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Michael’s and Jeremy’s favorite German-Russian dish is the cheese button, or kase knoephla, which are thin pierogi-like dumplings stuffed with a dry curd or cottage cheese filling. Cheese buttons can be sweetened with cinnamon or made savory with salt and pepper.
Michael’s mother served them boiled or fried and topped with pieces of bread toasted in butter. Erika’s family serves them with diced onion and a mushroom soup gravy.
Erika, who has been making the recipe since she was 7 years old and standing in the kitchen at her grandmother’s side, said it takes her about four hours to make them on her own — with help from a couple of people in her family, it takes about two. As with most new recipes, Erika said “a little bit of magic has to happen.” She encourages people who are trying this recipe for the first time to “keep your eye on things and learn by doing.”
If there are leftovers, Erika suggests freezing them or frying them up for breakfast.
Recipe for Cheese Buttons/Three Corners/Kase Knoephla
Yields between 24-30 cheese buttons
Family recipe submitted by Erika (Graff) Green ’04
- 4-5 cups flour
- 1 tsp salt
- 2 eggs
- 1 ½ cups lukewarm water
Cheese filling ingredients:
- 3 cups dry curd cottage cheese (or strain cottage cheese overnight in a colander)
- Dash of salt
- 1 egg
Optional topping ingredients:
- Small onion, diced and browned in oil or butter
- 1 can of condensed cream of mushroom soup and milk, as needed
- Sour cream, sweet cream, and salt and pepper
- Pieces of bread, toasted in butter
- Mix all of the dough ingredients together — starting with 4 cups of flour, adding more as needed — and knead together on a pastry board until no longer sticky. Make sure the dough has some elasticity. If the consistency is too dry, it can become stiff and difficult to work with.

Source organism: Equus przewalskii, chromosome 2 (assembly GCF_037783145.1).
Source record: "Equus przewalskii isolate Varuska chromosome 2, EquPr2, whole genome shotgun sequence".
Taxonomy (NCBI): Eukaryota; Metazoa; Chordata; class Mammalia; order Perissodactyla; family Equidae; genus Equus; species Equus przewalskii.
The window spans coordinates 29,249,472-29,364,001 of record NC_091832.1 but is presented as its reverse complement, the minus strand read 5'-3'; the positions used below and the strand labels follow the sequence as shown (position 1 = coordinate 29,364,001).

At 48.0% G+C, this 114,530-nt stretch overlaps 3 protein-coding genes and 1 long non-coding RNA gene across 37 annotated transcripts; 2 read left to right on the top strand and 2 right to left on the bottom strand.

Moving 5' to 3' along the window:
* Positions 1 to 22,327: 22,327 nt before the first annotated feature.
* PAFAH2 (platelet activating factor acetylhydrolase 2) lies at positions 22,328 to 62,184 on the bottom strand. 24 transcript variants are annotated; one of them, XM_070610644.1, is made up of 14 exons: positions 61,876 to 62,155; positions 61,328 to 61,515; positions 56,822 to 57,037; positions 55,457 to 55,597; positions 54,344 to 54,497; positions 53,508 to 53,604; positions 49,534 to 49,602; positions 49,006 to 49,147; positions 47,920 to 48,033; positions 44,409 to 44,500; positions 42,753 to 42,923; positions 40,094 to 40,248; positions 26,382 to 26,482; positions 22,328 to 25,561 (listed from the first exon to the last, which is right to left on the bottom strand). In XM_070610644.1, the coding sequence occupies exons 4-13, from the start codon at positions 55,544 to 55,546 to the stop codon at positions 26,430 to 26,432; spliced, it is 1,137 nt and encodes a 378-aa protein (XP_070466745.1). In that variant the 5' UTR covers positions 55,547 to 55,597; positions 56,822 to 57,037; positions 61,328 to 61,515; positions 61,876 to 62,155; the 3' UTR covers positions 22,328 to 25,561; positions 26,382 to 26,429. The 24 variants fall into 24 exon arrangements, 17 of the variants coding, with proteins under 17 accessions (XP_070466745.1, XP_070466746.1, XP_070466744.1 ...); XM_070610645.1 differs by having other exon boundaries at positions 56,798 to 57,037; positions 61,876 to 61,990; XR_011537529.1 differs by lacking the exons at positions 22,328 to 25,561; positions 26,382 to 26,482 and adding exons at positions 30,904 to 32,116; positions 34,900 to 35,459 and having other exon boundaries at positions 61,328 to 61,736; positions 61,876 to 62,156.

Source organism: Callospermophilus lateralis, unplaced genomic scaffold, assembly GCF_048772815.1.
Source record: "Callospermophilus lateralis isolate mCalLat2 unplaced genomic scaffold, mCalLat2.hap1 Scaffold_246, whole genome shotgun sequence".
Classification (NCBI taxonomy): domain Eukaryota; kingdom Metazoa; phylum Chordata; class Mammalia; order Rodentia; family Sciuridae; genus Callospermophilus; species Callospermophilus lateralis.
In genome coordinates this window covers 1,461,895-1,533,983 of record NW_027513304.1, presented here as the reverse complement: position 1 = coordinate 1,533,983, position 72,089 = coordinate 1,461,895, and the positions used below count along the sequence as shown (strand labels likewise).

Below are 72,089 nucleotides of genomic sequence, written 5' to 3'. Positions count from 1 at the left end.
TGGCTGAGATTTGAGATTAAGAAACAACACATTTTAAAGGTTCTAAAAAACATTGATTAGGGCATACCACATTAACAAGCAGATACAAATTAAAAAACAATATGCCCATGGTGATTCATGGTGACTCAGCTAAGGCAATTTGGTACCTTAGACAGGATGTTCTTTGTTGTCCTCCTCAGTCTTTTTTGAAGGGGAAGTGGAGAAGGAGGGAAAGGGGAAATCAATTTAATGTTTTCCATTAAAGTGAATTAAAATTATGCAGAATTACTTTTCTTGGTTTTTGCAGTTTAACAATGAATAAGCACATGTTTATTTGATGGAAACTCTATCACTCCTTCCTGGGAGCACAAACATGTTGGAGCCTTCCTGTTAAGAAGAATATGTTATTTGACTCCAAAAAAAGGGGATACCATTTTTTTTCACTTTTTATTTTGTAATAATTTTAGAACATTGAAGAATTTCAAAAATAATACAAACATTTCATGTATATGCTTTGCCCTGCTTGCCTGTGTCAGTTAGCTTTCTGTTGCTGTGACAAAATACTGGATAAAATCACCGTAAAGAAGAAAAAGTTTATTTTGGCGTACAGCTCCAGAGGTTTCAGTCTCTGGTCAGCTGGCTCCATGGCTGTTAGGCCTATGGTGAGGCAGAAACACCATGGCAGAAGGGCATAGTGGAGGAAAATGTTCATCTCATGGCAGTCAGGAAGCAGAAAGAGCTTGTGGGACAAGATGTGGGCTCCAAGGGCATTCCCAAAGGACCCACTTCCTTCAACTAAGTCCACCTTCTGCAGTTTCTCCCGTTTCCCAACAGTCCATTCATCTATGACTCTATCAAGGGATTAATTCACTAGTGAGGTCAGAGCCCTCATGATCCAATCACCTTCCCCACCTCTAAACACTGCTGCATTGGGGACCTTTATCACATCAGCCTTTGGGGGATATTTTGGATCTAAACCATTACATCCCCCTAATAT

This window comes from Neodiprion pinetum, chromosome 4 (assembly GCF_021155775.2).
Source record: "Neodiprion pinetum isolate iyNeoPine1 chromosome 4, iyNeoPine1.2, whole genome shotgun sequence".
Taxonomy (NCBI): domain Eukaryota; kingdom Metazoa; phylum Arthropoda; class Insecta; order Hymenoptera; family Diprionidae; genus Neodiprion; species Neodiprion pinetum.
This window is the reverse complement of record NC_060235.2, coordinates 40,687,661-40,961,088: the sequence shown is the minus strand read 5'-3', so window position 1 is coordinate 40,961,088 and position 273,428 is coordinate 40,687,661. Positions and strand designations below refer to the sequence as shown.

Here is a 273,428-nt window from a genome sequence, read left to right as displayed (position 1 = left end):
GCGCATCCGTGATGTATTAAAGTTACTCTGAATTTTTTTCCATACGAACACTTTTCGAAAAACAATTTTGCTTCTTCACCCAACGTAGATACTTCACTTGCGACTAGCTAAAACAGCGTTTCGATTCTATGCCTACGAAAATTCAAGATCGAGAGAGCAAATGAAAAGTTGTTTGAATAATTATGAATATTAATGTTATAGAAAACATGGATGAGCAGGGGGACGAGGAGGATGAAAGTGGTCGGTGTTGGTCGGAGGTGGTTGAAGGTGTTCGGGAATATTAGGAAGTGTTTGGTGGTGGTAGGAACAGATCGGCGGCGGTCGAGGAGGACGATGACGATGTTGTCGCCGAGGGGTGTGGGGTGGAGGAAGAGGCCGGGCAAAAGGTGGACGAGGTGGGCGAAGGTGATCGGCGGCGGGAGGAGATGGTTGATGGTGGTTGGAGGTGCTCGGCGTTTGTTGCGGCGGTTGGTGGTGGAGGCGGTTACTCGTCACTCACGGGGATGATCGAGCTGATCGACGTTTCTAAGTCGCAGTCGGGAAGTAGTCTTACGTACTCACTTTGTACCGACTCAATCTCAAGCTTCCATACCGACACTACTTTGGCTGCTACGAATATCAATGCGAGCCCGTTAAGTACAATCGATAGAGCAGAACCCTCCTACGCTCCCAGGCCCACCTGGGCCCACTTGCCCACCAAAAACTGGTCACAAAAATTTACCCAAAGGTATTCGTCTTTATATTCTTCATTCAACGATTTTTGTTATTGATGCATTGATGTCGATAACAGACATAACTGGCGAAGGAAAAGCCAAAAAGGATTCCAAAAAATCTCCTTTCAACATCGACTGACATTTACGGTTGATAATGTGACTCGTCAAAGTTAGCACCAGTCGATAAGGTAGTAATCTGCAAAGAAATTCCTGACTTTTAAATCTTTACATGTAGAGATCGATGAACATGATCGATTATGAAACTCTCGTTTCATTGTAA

- Divide dough into two sections and form balls. Rest the dough for 15 minutes while covered with a towel.
- Mix together the ingredients for the cheese filling.
- Separate the dough into halves or thirds and roll out each section until it is about ¼ inch thick. Keep whatever dough you aren’t working with covered.
- Cut the dough into 4-inch squares, then add a teaspoon of filling to each square. Fold the squares into a triangle and pinch the edges tightly to prevent the filling from spilling out. As you assemble the cheese buttons, cover them up with a tea towel so the dough doesn’t dry out.
- Bring 4 cups or more water and a little oil to a raging boil. Add cheese buttons, but do not overcrowd the pot, and cook for about 5-7 minutes or until they float to the top and the dough is tender. Keep the water at a constant boil. The cheese buttons get very mushy if they’re in the water for too long.
- Saute onions in oil and/or make a mushroom gravy by adding milk to a can of condensed cream of mushroom soup until it has a thinner, gravy-like consistency. Reader Marilyn Laubhan Yanke suggests heating sour cream on the stove with just enough sweet cream to make a sauce, then seasoning it with salt and pepper. Serve and eat cheese buttons as soon as the temperature cools to taste.
- You may freeze uncooked cheese buttons if desired. To cook frozen, take out of the freezer, bring the water and oil to a raging boil, and add the cheese buttons in small batches to ensure the water doesn’t cool down.
*Editor’s notes: Work with small amounts of dough when rolling — the scraps do not re-roll well. Keep enough flour under the dough while rolling to prevent it from sticking.